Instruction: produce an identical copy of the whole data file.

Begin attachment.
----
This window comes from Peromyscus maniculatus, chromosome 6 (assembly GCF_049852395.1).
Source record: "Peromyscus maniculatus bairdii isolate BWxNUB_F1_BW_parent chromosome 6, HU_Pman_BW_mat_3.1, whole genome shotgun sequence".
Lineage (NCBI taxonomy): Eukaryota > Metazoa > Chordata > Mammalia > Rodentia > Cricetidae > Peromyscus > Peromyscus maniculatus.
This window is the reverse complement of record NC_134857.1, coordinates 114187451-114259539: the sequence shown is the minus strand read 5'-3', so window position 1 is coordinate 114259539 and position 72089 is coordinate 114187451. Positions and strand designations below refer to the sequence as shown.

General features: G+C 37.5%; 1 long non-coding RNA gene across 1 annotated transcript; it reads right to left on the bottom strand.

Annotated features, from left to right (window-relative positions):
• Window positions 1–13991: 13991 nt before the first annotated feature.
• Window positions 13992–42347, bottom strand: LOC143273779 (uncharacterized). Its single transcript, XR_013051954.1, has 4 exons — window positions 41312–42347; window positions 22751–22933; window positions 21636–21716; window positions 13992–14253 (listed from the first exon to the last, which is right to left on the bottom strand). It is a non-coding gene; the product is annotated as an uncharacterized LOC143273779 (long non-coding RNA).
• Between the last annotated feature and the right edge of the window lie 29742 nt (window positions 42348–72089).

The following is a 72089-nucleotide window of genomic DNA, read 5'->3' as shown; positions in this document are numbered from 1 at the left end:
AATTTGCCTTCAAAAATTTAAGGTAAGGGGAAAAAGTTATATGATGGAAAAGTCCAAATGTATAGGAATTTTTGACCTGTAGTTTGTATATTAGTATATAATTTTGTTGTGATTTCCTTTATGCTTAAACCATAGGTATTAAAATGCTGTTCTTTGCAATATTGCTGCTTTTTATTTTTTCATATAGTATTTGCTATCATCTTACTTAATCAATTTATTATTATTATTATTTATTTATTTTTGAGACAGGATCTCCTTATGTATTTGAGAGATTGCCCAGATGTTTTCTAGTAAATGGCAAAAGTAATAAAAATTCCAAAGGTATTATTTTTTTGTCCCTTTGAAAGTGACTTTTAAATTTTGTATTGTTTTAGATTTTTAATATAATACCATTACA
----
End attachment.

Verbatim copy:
This window comes from Peromyscus maniculatus, chromosome 6 (assembly GCF_049852395.1).
Source record: "Peromyscus maniculatus bairdii isolate BWxNUB_F1_BW_parent chromosome 6, HU_Pman_BW_mat_3.1, whole genome shotgun sequence".
Lineage (NCBI taxonomy): Eukaryota > Metazoa > Chordata > Mammalia > Rodentia > Cricetidae > Peromyscus > Peromyscus maniculatus.
This window is the reverse complement of record NC_134857.1, coordinates 114187451-114259539: the sequence shown is the minus strand read 5'-3', so window position 1 is coordinate 114259539 and position 72089 is coordinate 114187451. Positions and strand designations below refer to the sequence as shown.

General features: G+C 37.5%; 1 long non-coding RNA gene across 1 annotated transcript; it reads right to left on the bottom strand.

Annotated features, from left to right (window-relative positions):
• Window positions 1–13991: 13991 nt before the first annotated feature.
• Window positions 13992–42347, bottom strand: LOC143273779 (uncharacterized). Its single transcript, XR_013051954.1, has 4 exons — window positions 41312–42347; window positions 22751–22933; window positions 21636–21716; window positions 13992–14253 (listed from the first exon to the last, which is right to left on the bottom strand). It is a non-coding gene; the product is annotated as an uncharacterized LOC143273779 (long non-coding RNA).
• Between the last annotated feature and the right edge of the window lie 29742 nt (window positions 42348–72089).

The following is a 72089-nucleotide window of genomic DNA, read 5'->3' as shown; positions in this document are numbered from 1 at the left end:
AATTTGCCTTCAAAAATTTAAGGTAAGGGGAAAAAGTTATATGATGGAAAAGTCCAAATGTATAGGAATTTTTGACCTGTAGTTTGTATATTAGTATATAATTTTGTTGTGATTTCCTTTATGCTTAAACCATAGGTATTAAAATGCTGTTCTTTGCAATATTGCTGCTTTTTATTTTTTCATATAGTATTTGCTATCATCTTACTTAATCAATTTATTATTATTATTATTTATTTATTTTTGAGACAGGATCTCCTTATGTATTTGAGAGATTGCCCAGATGTTTTCTAGTAAATGGCAAAAGTAATAAAAATTCCAAAGGTATTATTTTTTTGTCCCTTTGAAAGTGACTTTTAAATTTTGTATTGTTTTAGATTTTTAATATAATACCATTACA